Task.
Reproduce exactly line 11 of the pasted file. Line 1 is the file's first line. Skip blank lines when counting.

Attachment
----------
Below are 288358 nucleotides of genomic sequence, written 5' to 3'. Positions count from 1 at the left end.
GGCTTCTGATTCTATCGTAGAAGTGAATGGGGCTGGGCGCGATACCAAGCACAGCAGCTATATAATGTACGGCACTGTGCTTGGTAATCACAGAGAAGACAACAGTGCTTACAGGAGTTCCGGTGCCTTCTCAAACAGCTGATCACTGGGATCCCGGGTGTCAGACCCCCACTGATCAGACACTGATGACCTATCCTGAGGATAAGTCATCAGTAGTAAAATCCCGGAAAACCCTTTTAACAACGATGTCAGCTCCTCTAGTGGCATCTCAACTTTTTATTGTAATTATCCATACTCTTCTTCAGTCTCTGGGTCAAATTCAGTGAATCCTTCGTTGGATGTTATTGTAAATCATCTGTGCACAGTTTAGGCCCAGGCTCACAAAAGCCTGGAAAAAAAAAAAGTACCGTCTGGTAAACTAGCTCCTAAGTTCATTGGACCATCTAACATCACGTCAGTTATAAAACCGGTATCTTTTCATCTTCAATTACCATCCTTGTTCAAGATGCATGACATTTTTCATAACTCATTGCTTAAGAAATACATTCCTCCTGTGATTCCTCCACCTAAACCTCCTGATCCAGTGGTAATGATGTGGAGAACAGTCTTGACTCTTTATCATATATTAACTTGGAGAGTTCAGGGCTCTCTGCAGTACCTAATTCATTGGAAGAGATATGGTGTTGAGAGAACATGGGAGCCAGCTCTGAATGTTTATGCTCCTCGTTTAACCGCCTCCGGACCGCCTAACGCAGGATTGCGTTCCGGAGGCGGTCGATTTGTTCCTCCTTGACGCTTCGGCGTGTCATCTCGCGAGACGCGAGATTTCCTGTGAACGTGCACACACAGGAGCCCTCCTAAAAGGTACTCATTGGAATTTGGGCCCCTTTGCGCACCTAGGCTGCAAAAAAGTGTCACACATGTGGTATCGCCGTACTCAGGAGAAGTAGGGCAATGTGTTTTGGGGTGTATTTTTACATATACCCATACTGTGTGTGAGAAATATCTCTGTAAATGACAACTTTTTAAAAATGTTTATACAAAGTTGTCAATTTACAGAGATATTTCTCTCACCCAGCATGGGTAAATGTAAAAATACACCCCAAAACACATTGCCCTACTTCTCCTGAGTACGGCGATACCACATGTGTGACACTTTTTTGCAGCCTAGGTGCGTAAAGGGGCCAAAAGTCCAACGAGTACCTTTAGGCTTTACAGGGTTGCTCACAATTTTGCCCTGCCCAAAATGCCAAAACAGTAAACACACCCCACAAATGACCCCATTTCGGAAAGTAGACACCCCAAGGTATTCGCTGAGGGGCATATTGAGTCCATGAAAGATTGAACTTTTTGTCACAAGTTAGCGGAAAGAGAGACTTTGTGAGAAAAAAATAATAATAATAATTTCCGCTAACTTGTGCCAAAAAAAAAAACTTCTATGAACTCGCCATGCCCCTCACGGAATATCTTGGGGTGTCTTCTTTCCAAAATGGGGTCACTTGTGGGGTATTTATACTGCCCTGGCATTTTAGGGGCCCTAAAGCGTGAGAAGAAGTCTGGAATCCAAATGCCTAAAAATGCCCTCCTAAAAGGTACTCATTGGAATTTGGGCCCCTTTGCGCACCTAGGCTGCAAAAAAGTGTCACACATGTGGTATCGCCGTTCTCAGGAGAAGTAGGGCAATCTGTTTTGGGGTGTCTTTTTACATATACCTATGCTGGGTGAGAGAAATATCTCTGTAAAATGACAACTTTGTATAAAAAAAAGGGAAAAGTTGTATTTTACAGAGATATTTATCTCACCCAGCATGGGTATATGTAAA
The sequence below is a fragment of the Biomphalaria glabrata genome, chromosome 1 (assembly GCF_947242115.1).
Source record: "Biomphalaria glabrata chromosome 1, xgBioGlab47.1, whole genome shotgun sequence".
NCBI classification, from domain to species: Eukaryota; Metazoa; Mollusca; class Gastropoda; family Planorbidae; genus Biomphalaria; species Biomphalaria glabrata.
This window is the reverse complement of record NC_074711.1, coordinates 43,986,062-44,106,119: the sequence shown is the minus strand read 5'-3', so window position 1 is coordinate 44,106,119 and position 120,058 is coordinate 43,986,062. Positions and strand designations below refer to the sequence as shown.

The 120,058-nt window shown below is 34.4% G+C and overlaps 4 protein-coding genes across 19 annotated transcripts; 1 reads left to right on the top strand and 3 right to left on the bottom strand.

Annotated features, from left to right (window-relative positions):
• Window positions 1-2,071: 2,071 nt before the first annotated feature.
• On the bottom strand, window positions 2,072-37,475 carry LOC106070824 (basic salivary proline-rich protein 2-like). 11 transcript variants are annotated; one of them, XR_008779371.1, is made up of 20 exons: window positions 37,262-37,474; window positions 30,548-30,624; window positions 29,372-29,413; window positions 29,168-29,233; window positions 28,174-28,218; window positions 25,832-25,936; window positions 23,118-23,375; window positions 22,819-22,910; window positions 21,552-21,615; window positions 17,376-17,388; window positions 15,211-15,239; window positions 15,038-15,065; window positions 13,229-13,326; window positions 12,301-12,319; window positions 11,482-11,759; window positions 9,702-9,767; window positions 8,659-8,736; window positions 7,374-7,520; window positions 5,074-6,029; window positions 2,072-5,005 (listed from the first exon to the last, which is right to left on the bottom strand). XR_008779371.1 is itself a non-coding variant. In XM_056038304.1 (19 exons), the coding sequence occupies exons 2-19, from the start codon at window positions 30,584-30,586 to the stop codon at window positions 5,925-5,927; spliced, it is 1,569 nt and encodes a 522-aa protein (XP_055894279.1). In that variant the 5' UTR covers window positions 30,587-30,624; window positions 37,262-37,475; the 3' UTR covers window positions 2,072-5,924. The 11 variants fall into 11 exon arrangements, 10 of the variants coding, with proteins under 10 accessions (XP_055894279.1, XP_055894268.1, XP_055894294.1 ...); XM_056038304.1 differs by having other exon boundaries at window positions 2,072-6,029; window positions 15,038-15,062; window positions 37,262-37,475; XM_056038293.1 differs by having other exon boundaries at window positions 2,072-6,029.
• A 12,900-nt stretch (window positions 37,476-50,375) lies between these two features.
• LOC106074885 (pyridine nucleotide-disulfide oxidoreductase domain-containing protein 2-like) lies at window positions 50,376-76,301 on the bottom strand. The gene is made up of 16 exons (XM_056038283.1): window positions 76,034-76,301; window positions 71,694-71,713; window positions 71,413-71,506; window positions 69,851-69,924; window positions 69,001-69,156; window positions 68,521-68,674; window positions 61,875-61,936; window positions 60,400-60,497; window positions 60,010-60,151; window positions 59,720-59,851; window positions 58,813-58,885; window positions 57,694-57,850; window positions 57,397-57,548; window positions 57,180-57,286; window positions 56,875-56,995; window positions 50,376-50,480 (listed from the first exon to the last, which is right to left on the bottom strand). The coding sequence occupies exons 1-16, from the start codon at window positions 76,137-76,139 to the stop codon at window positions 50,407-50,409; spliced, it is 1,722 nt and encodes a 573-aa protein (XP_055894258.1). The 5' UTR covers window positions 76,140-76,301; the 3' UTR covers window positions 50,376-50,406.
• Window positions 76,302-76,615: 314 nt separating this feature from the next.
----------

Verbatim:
• A 12,900-nt stretch (window positions 37,476-50,375) lies between these two features.